Thursday, May 22, 2008

Hallowed Places: Gulf Shores

One of my favorite authors, Thomas Howard, opened his classic book from 1976, Splendor in the Ordinary (later renamed Hallowed Be This House) with this line:

The ancients used to hallow places. They set aside groves and grottoes and mountains, and built temples and shrines and enclaves. Places mattered to them…. Here was a holy well, and there was an oracle. Here was an altar, and there was a tabernacle. The landscape of antiquity is dotted with these things, and it is natural that it should be. If the gods are there, and if their influence touches our realm, then memorable things are going to happen, and we men do well to mark off the precincts.

As an Orthodox Christian, I get this, on several levels. The “religious” precincts we mark off concern our temple, our place of worship. And within our temple, the nave, the place where the people gather to pray, is marked off from the sanctuary, where the altar is, by the iconostasis, and the royal doors. Only those who serve at the altar step across the line between the nave and the sanctuary. It is a sacred place.

But outside the temple, there also places that become sacred, but in a much less “religious” way. The places where certain events in our lives happened become special to us, like where we were born. Where we went to school. Where we had our first kiss. Where we were married. Special vacations and pilgrimages. Where we were when we heard certain life-changing news, like the death of President Kennedy. Or the destruction of the World Trade Centers. Or Hurricane Katrina.

So, as I traveled from New Orleans to Gulf Shores, Alabama, this past Sunday, I remembered places, events and people along the way. I remembered my honeymoon, thirty-eight years ago next month, at the Broadwater Beach Hotel in Biloxi, which had survived Hurricane Camille, but wouldn’t survive Katrina in 2005. Actually, the President Casino had opened on a riverboat dock at the Broadwater Marina in 1992. But on August 29, 2005, Hurricane Katrina tore the barge from its moorings and washed it ashore 1/2 mile west of the Broadwater Resort Marina. It’s been rebuilt, as the President Casino Broadwater Resort. I'm sad that it's a casino. The old Broadwater was so family-friendly and classy. It even had a lighted nine-hole par-three golf course you could play on at night.

Another memory: I was on the beach in Biloxi on August 28, 2005, the day before Katrina hit. I had taken my mom and my daughter to visit my son, Jason, who was stationed at Keesler Air Force Base. We went to dinner at the The Chimneys, right on U.S. 90 (right)… an antebellum home turned restaurant where we ate out in this sun room (left) with a view of the ocean. The Chimneys was destroyed by Katrina and I don’t know if the owners plan to rebuild or not, but it was sad driving down 90 and seeing the devastation, almost 3 years later.

So we kept driving east to Gulf Shores, which brought back memories of our 5th anniversary trip to the Grand Hotel in Point Clear (in 1975!) … and also my childhood memories of summers at Daphne, Alabama, on the Mobile Bay (1959-1967.) But more recent memories are the ones I started writing this blog about… just six months ago, when I took off to the beach alone. Because I was angry and wanted to get away. I wrote about that trip in my blog post of November 2 . So this time, I stayed at the same condo, with my husband and daughter. Beth gave me this awesome journal for Mother’s Day… she wrote some sweet words on the first two pages, and included some photos, and then gave me a tiny, traveling watercolor set to go with it! So… I wrote these two pages at the beach… the same place I began to let go of my anger six months ago. And as I walked along the ocean’s edge, I remembered the feeling of letting go. It’s something you have to keep doing over and over, the way you have to keep loving and forgiving over and over.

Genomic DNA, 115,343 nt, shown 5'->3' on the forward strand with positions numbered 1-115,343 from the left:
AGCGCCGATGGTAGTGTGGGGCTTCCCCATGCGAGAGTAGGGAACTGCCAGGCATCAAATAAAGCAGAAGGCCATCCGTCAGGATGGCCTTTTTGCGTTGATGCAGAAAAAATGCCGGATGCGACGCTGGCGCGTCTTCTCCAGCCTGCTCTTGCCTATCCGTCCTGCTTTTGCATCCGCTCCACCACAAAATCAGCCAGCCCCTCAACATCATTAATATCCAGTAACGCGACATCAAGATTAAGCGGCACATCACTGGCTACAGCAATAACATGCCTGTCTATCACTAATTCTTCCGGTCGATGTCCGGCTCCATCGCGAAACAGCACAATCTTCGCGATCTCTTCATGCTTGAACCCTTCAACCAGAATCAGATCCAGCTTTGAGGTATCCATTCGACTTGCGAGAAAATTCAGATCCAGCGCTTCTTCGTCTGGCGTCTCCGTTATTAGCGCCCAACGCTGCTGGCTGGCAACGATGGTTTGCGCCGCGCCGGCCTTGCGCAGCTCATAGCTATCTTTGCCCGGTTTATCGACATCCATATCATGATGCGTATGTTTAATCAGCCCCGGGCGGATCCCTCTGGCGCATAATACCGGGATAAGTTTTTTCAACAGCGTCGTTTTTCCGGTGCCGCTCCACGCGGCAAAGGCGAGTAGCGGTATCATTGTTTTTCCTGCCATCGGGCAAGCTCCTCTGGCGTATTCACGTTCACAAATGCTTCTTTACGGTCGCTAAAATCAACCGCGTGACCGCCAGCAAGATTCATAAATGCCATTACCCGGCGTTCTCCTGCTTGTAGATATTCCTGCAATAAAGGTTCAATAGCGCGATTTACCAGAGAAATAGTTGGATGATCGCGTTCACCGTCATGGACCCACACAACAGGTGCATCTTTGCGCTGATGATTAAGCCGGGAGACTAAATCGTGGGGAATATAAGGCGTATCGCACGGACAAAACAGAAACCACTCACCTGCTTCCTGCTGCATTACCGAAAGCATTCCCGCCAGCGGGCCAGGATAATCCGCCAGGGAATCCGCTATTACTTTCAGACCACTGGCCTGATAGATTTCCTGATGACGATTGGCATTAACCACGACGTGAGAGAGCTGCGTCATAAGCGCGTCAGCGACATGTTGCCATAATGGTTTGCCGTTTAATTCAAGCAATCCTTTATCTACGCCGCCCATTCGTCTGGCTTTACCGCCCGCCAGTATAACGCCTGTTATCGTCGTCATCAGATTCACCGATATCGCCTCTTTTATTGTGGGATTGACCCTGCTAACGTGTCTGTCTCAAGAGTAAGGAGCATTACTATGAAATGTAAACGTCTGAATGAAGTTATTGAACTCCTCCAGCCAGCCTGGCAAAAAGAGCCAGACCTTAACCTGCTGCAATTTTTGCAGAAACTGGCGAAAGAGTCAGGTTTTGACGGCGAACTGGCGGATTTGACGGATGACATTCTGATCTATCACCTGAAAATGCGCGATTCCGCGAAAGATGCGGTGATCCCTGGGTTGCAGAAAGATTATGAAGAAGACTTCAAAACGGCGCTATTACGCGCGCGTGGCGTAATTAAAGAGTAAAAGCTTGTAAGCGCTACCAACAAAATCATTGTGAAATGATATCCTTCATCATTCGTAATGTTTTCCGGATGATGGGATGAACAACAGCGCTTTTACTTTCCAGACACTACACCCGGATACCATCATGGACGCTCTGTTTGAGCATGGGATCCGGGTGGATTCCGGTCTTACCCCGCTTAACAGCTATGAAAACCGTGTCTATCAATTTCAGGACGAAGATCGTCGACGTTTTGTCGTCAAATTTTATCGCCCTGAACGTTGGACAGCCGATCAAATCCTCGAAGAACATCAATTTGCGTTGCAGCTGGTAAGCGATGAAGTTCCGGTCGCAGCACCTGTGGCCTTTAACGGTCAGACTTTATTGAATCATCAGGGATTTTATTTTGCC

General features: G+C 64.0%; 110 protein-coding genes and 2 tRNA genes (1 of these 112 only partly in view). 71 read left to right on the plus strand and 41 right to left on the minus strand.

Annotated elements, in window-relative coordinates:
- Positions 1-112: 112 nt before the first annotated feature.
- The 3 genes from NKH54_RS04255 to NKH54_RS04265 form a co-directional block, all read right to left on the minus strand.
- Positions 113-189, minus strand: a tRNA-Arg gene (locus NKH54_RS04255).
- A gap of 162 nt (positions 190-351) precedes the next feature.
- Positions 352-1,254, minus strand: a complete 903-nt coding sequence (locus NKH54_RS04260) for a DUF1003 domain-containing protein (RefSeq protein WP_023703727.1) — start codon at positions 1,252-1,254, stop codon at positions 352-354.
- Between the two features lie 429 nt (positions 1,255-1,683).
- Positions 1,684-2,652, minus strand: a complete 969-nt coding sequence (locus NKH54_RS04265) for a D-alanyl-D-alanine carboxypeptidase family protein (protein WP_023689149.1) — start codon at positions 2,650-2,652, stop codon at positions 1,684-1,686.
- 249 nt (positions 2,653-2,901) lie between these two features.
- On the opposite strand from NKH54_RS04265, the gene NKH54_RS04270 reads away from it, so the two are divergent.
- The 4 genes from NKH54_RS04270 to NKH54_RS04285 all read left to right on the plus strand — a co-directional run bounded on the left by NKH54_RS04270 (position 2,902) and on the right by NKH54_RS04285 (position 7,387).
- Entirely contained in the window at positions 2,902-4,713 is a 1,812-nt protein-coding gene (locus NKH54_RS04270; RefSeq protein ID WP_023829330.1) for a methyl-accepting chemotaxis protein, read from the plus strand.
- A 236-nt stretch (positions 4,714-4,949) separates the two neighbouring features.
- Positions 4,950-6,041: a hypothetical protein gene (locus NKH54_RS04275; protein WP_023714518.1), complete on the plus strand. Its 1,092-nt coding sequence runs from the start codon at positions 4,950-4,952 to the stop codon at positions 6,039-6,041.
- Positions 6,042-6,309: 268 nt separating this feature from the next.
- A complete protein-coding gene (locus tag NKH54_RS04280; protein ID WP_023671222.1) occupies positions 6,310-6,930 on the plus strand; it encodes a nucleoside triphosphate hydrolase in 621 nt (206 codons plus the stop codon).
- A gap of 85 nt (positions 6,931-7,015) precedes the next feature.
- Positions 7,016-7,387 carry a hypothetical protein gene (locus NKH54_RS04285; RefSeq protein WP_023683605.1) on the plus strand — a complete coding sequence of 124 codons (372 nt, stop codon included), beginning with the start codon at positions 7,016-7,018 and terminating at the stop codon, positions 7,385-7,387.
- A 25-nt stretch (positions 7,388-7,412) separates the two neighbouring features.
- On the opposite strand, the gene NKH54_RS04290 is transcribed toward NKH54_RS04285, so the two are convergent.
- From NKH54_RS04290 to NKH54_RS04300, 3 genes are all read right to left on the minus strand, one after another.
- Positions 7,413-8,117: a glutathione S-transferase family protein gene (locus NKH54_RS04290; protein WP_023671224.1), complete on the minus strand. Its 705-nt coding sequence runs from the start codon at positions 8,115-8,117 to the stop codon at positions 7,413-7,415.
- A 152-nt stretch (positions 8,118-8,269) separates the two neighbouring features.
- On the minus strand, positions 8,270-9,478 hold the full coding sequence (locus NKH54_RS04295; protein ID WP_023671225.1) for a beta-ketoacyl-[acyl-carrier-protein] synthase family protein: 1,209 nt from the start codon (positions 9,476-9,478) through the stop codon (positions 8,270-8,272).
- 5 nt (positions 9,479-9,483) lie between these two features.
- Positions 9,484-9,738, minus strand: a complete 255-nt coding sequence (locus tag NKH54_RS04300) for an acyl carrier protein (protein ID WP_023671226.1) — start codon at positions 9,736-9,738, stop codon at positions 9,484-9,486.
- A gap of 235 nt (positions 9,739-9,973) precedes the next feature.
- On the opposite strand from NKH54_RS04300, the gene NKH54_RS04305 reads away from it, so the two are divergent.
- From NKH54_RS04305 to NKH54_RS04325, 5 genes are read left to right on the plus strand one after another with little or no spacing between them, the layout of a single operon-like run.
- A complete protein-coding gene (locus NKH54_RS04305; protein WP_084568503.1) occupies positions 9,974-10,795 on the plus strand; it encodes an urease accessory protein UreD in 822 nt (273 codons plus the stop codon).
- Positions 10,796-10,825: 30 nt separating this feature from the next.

Gulf Shores doesn’t have the beautiful beach houses along the water that you see in Seagrove, but it’s quiet. Our condo was right next to a wildlife-protected area, so there were no buildings east of us at all. We read books, (well, Beth and I did… hubby worked on his lap top) and napped and went for walks and got lots of sun.

One day Beth ran into an old friend of ours from Jackson (Mississippi) at the WalMart, Sharon Meadows, so she joined us for dinner at the Original Oyster House one night. It’s on a little bayou… beautiful just before sunset.

We tried to feed the fish … But we mainly enjoyed the atmosphere. And the food. Beth even tried her first raw oysters.

The next night we went to Lulu’s (owned by Jimmy Buffet’s sister) and enjoyed the atmosphere as much or more than the food. The band was a local group, Big Muddy. The lead singer had a great voice and played a mean harmonica.

And these over-sized chairs were comfy….
The view of the bridge over the intercoastal canal was really pretty after dark.

We caught Beth coming out of the gift shop and made her pose with me for this butt-shot!

The Dizzy Bean Coffee Shop provided us with lattes and wifi... and great atmosphere.

The weather was perfect and we’re thankful for this time to be together in such a beautiful setting. Yes, I think we hallowed it. We sure made some new memories. Our last night we went walking on the beach with flashlights and watched some little kids catching crabs with nets. There was this gorgeous moon, but it just didn't show up well in photos. But here are a few my daughter took with her camera, including the one that explains why I always wear a hat at the beach! Yikes!
Okay, here's the moon behind us ... again, really bad hair!

But these little girls catching crabs really reminded me of crabbing on the Mobile Bay when I was a little girl....

I'll close with a few more "day shots." They pretty much speak for themselves.

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